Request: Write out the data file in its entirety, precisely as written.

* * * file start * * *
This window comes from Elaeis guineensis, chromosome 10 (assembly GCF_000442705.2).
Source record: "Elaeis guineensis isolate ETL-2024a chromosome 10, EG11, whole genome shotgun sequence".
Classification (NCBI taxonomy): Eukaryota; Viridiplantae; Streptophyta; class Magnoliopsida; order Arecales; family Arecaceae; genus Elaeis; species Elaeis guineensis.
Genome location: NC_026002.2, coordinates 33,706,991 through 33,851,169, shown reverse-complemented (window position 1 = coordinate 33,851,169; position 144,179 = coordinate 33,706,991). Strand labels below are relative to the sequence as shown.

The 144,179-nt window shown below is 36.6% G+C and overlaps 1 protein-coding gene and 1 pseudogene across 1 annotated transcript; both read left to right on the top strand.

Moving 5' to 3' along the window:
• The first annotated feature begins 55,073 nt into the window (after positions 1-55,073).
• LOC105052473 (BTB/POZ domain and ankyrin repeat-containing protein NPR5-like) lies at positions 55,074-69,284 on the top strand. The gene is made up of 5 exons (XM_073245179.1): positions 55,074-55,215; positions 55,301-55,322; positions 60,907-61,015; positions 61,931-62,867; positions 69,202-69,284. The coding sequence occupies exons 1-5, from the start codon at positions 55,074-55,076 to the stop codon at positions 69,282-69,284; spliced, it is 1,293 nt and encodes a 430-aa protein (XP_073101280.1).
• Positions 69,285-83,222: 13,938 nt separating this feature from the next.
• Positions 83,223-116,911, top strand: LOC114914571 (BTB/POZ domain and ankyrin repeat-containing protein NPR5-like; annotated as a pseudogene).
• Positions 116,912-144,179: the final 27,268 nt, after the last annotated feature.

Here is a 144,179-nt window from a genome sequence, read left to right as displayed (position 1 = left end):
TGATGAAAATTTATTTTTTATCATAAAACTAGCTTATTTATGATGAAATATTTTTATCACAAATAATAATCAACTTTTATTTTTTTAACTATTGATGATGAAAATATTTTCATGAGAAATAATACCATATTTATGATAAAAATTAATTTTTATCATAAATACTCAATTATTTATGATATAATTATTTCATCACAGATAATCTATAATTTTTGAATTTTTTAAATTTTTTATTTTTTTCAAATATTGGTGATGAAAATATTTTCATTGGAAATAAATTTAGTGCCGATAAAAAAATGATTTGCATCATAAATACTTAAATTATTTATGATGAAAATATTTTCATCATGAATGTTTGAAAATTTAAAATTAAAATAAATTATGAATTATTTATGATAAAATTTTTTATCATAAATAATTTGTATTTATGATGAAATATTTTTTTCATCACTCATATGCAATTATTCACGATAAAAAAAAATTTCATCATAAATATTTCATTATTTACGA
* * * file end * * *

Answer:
This window comes from Elaeis guineensis, chromosome 10 (assembly GCF_000442705.2).
Source record: "Elaeis guineensis isolate ETL-2024a chromosome 10, EG11, whole genome shotgun sequence".
Classification (NCBI taxonomy): Eukaryota; Viridiplantae; Streptophyta; class Magnoliopsida; order Arecales; family Arecaceae; genus Elaeis; species Elaeis guineensis.
Genome location: NC_026002.2, coordinates 33,706,991 through 33,851,169, shown reverse-complemented (window position 1 = coordinate 33,851,169; position 144,179 = coordinate 33,706,991). Strand labels below are relative to the sequence as shown.

The 144,179-nt window shown below is 36.6% G+C and overlaps 1 protein-coding gene and 1 pseudogene across 1 annotated transcript; both read left to right on the top strand.

Moving 5' to 3' along the window:
• The first annotated feature begins 55,073 nt into the window (after positions 1-55,073).
• LOC105052473 (BTB/POZ domain and ankyrin repeat-containing protein NPR5-like) lies at positions 55,074-69,284 on the top strand. The gene is made up of 5 exons (XM_073245179.1): positions 55,074-55,215; positions 55,301-55,322; positions 60,907-61,015; positions 61,931-62,867; positions 69,202-69,284. The coding sequence occupies exons 1-5, from the start codon at positions 55,074-55,076 to the stop codon at positions 69,282-69,284; spliced, it is 1,293 nt and encodes a 430-aa protein (XP_073101280.1).
• Positions 69,285-83,222: 13,938 nt separating this feature from the next.
• Positions 83,223-116,911, top strand: LOC114914571 (BTB/POZ domain and ankyrin repeat-containing protein NPR5-like; annotated as a pseudogene).
• Positions 116,912-144,179: the final 27,268 nt, after the last annotated feature.

Here is a 144,179-nt window from a genome sequence, read left to right as displayed (position 1 = left end):
TGATGAAAATTTATTTTTTATCATAAAACTAGCTTATTTATGATGAAATATTTTTATCACAAATAATAATCAACTTTTATTTTTTTAACTATTGATGATGAAAATATTTTCATGAGAAATAATACCATATTTATGATAAAAATTAATTTTTATCATAAATACTCAATTATTTATGATATAATTATTTCATCACAGATAATCTATAATTTTTGAATTTTTTAAATTTTTTATTTTTTTCAAATATTGGTGATGAAAATATTTTCATTGGAAATAAATTTAGTGCCGATAAAAAAATGATTTGCATCATAAATACTTAAATTATTTATGATGAAAATATTTTCATCATGAATGTTTGAAAATTTAAAATTAAAATAAATTATGAATTATTTATGATAAAATTTTTTATCATAAATAATTTGTATTTATGATGAAATATTTTTTTCATCACTCATATGCAATTATTCACGATAAAAAAAAATTTCATCATAAATATTTCATTATTTACGA